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Retired NFL Player Cannot File for Workers' Comp Benefits in California

The 9th Circuit U.S. Court of Appeals rules California workers' comp law doesn't apply to retired NFL player because he did not clearly show that he was injured in the state.

August 7, 2012
Related Topics: Workers' Compensation, Compensation Design and Communication, Unions, Latest News

A retired National Football League player cannot file for workers' compensation benefits in California because he did not prove that he suffered injuries in the state, the 9th Circuit U.S. Court of Appeals ruled Monday.

Bruce Matthews played for the Houston Oilers, Tennessee Oilers and Tennessee Titans, and retired from the NFL in 2002 after 19 years in the league, court records show.

He filed a workers' comp claim in California in 2008. He claimed in filings to have been injured in "various" locations during his NFL career, but did not say any particular injuries had occurred in California.

A loophole in the NFL's collective bargaining agreement allows players to file workers' comp claims in states where their teams are not based. In particular, California law allows players to make a claim in California if they have played at least one game in the state.

Still, the Titans and the NFL Management Council sought to block Matthew's comp claim under a binding arbitration agreement, which said Titans players' claims should fall under Tennessee workers' comp law. Last year, the U.S. District Court in San Diego denied a motion from Matthews to vacate the arbitration award.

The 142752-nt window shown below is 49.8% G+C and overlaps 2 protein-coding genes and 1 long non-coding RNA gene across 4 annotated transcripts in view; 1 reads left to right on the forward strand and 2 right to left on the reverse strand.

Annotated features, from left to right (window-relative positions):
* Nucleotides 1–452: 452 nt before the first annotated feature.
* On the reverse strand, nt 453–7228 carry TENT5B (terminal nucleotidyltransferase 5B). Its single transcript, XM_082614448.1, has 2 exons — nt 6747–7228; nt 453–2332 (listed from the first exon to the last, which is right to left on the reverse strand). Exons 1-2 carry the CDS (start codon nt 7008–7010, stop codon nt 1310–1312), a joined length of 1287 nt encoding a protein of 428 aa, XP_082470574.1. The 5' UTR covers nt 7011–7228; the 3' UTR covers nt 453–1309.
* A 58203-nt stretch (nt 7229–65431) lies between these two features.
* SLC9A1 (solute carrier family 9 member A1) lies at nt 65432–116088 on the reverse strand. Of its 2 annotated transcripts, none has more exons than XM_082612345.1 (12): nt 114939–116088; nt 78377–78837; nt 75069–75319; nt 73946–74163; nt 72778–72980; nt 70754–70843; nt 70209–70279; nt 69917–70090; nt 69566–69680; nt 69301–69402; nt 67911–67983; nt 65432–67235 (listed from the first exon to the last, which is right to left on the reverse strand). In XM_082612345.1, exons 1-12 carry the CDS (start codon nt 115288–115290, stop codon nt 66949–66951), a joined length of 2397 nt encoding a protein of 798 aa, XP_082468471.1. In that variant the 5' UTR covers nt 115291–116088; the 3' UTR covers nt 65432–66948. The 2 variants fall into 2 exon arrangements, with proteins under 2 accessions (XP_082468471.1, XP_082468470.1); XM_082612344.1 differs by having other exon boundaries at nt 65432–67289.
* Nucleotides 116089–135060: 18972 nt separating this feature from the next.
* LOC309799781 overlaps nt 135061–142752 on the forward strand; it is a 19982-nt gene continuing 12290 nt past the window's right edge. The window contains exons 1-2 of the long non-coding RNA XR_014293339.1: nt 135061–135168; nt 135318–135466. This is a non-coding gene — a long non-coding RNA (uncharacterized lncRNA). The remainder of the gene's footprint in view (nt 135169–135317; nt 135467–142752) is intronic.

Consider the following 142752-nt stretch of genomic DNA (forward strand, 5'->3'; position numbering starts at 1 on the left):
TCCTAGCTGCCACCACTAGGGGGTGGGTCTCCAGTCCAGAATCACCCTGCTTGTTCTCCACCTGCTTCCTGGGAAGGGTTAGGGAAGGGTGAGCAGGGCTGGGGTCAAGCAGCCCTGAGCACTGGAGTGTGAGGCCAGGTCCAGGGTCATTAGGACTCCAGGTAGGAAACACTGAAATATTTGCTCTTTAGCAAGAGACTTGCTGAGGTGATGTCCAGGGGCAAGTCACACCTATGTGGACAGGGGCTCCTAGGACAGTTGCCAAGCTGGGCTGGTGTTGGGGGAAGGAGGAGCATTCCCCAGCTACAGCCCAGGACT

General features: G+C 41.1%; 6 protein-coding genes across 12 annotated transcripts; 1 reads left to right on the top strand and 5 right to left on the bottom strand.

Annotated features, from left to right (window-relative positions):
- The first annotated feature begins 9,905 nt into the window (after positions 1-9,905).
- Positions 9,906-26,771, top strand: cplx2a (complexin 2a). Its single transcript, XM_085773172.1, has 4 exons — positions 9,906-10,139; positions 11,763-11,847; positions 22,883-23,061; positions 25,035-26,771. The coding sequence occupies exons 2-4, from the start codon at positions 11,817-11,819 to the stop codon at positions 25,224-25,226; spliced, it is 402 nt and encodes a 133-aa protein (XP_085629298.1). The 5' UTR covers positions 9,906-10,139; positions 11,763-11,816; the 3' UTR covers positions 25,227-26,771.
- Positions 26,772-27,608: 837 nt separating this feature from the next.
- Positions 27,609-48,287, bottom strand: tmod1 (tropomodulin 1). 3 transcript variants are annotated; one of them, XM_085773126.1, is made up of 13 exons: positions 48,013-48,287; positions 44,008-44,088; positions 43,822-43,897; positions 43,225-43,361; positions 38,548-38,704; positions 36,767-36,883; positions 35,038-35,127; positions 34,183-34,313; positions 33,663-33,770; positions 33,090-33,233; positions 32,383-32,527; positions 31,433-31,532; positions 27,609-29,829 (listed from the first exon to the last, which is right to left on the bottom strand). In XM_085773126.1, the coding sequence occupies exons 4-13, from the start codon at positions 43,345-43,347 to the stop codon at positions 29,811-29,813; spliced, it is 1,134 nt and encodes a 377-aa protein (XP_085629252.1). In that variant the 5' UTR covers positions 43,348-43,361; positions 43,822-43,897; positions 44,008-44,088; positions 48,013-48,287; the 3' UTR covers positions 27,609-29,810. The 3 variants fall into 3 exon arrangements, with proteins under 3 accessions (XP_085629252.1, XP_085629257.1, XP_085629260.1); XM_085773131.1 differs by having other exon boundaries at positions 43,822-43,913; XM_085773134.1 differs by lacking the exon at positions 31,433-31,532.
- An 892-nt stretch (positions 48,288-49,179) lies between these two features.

Matthews appealed, arguing that the arbitration award violates federal labor laws and California workers' comp law.

But in a unanimous decision Monday, the appeals court upheld the district court decision. It said California workers' comp law doesn't apply to Matthews because he did not clearly show that he was injured in the state, even though he played 13 games in California during his career.

The court also disagreed with Matthews' argument that games he played in California contributed to cumulative, unspecified ailments that he now suffers.

"He did not allege any specific injury in California or a need for medical services in California," the ruling reads. "Matthews likewise did not allege in his complaint before the district court that he suffered any discrete injury in California. Nor has he directed us to anything in the record indicating that he tried to prove injury in California, or any burden on the state's resources."

The court noted that employees cannot bargain away state minimum labor standards in arbitration or collective bargaining agreements. But it said that argument does not apply in Matthews' case, because he did not prove that he has a claim under California workers' comp law.

Sheena Harrison writes for Business Insurance, a sister publication of Workforce Management. To comment, email

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